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Community Last Updated: Feb 24, 2018 - 12:53:33 PM

Youth leaders enrolled in environmental ambassador program
By Save The Bays
Feb 24, 2018 - 8:38:36 AM

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All Aboard! – Participants of the Youth Environmental Ambassador (YEA) program sponsored by Save The Bays set sail for a sea expedition complete with shark sightings and reef exploration.

Program tagged as ongoing success with more than 200 graduates

They trek through woods and meander through gardens with cameras and notepads in hand. They explore the undersea world and get up close with snakes and birds. They are participants of one of the most sought after programs in The Bahamas, Youth Environmental Ambassadors (YEA). Sponsored by Save The Bays, the program now in its fifth year has trained more than 200 students in Grand Bahama who are learning today to appreciate the precious and often fragile resources of The Bahamas that they pledge to respect tomorrow.

This year, 33 students are participating in the program that consistently draws more applicants than it has space to accommodate. Participants experience the variety of rich Bahamian ecosystems through first-hand experiences complete with lectures and field trips.

On two Saturdays of each month, facilitators, all of whom have secured leadership training through Center for Creative Leadership, lead both theory and practical components allowing YEAs the opportunity to learn about these systems then explore them, conducting observatory exercises, making assessments or gathering data on human impact. The program also attracts guest lecturers, and so far the students have learned about sharks and rays in The Bahamas with lectures lead by Dr. Tristan Guttridge and Michael Scholl of Save Our Seas Foundation. 

A walk to remember – Youth Environmental Ambassadors study flora and fauna in Gardens of the Groves in Grand Bahama during a field trip to learn about ecological diversity. This is the fifth year of the popular program sponsored by Save The Bays and once again demand exceeded available space to accommodate students who want to know more about the environment around them.

For the year, expeditions included treks through Grand Bahama’s most touted green space, Gardens of The Groves, a glass-bottom sailing excursion with shark and coral reefs identification and personal interactions with a Bahamian boa constrictor.  These expeditions complemented three academic sessions that focused on the connectivity of life between animals, trees and humans; a study of sharks and rays in The Bahamas; and the pine forest ecosystem.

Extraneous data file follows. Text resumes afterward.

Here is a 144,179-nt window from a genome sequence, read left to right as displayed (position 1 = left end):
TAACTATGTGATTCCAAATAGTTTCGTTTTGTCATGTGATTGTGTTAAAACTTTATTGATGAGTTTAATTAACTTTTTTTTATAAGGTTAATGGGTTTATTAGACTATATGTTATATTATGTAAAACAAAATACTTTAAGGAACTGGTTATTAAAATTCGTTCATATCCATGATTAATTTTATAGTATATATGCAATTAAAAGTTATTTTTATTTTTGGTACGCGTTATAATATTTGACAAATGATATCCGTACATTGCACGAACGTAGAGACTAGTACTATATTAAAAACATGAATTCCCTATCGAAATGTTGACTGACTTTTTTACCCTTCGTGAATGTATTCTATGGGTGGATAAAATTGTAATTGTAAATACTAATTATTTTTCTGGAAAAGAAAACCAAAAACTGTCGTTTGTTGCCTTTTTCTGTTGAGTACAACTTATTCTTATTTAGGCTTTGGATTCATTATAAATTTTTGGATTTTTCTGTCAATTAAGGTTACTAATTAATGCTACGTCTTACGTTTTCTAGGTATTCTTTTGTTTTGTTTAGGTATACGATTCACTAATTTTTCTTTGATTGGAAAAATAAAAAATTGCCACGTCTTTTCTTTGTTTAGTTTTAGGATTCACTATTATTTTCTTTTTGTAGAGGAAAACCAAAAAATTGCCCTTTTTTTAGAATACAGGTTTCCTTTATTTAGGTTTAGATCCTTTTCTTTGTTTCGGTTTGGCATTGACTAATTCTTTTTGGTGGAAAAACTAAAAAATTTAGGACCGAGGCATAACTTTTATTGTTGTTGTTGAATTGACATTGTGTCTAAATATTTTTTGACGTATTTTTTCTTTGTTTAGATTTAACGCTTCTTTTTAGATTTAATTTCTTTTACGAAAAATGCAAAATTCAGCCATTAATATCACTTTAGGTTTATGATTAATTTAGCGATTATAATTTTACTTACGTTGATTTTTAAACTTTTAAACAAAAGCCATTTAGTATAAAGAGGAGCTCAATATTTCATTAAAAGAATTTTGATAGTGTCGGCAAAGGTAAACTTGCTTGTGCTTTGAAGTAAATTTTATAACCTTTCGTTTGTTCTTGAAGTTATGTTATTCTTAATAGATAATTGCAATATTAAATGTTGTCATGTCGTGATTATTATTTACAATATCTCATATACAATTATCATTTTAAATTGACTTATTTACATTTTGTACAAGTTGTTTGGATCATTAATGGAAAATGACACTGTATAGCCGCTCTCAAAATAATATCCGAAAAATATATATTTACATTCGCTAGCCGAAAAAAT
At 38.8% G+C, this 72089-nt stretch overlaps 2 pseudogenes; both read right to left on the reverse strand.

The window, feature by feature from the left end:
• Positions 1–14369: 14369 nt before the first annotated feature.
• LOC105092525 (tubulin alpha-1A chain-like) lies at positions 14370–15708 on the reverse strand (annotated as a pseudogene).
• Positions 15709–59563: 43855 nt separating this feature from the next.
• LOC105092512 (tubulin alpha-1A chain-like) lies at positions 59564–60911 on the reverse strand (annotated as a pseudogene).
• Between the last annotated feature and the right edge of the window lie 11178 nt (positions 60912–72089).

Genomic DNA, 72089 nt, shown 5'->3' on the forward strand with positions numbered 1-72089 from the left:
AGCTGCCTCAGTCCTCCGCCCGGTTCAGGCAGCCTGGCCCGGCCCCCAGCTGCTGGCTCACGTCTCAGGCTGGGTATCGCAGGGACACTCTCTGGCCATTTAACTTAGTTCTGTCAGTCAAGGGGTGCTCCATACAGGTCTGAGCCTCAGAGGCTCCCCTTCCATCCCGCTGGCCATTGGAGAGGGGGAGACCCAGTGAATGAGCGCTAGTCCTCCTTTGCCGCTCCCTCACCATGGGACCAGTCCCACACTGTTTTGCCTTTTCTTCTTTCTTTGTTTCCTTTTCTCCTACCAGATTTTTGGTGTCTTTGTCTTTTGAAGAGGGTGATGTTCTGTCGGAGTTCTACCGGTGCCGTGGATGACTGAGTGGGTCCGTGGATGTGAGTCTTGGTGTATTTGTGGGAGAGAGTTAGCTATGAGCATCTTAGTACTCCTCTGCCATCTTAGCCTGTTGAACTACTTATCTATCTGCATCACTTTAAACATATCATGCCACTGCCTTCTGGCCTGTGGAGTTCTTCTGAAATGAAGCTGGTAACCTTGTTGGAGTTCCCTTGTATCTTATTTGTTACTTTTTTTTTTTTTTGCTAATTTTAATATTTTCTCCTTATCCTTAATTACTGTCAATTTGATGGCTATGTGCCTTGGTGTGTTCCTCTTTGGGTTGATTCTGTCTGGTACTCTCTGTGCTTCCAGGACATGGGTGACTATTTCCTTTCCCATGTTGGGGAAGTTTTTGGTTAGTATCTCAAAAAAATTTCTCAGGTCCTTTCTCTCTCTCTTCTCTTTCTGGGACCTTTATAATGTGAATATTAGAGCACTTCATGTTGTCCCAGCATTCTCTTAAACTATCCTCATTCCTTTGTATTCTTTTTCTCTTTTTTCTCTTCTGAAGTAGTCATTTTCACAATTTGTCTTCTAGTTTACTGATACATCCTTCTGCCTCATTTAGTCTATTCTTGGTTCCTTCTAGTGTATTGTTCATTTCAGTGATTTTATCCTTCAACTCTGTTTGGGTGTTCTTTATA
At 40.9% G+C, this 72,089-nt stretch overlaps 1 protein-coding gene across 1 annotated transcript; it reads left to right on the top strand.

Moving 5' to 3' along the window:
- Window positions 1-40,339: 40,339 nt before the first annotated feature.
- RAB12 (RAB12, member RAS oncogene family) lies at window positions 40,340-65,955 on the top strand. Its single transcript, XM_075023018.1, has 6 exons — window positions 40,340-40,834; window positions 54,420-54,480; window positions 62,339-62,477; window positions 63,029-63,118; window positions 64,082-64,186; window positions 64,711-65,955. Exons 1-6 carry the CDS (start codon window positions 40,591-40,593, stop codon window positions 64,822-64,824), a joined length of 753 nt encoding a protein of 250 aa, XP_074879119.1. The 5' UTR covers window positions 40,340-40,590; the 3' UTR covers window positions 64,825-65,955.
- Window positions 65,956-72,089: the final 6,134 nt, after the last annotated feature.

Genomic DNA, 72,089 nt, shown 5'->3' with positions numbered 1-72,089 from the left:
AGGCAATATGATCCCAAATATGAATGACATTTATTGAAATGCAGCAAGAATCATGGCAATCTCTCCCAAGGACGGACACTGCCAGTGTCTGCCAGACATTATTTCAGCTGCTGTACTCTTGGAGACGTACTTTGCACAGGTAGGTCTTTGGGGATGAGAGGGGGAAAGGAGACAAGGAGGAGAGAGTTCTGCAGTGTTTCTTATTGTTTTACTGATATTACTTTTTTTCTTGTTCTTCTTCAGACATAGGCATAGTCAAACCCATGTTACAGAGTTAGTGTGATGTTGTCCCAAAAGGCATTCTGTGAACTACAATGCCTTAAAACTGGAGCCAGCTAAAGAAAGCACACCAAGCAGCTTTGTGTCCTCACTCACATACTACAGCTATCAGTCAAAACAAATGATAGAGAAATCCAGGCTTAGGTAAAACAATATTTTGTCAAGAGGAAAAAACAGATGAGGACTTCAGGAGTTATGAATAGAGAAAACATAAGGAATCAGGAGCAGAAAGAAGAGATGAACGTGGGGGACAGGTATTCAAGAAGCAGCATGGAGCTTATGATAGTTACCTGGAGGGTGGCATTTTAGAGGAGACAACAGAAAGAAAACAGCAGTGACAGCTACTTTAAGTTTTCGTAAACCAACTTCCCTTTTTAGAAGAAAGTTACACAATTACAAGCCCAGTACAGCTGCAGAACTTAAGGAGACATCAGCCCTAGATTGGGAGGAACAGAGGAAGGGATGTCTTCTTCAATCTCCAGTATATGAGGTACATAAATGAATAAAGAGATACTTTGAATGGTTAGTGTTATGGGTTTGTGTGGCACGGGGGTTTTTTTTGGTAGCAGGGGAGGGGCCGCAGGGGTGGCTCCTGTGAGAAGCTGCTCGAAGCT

“When I reflect on the past five years, I could not be more satisfied with the reception of the YEA program, the enthusiasm displayed by our ambassadors and the overall support,” said Rashema Ingraham YEA Coordinator. “We are always so impressed by the growth of our students at the end of each module. By then, many of them find their voices and become advocates for the environment. It is truly a proud moment.” 

L TO R Photo 1: Wrapped around my fingers - Maria Williams, a member of Youth Environmental Ambassador (YEA) program and Mary Star of the Sea Catholic Academy student, gets up close and personal with a Bahamian boa constrictor during a session of the Save The Bays program designed to nurture respect for the environment and create environment ambassadors of the future; Photo 2: Taye Fountain, Bishop Michael Eldon School, 8th Grader.

Ingraham explains the competitive entry process.

“Each fall students are recommended by their teachers and guidance counsellors,” shared Ingraham. “Students are then selected based on submission of two essays in which they demonstrate their understanding of the essence of Save the Bays and their knowledge of climate change and its effect on coastal communities of which The Bahamas is.”

This year’s program will end with a pinning ceremony in mid-May.

The YEA program is part of Save The Bays education mandate. The organization has also led the demand for a strong Freedom of Information Act, transparency in government, an end to unregulated development and more. Its strong legal arm has experienced courtroom victories leading to greater sensitivity to environmental impact.

Bradley Rutherford, YEA Environmental Facilitator

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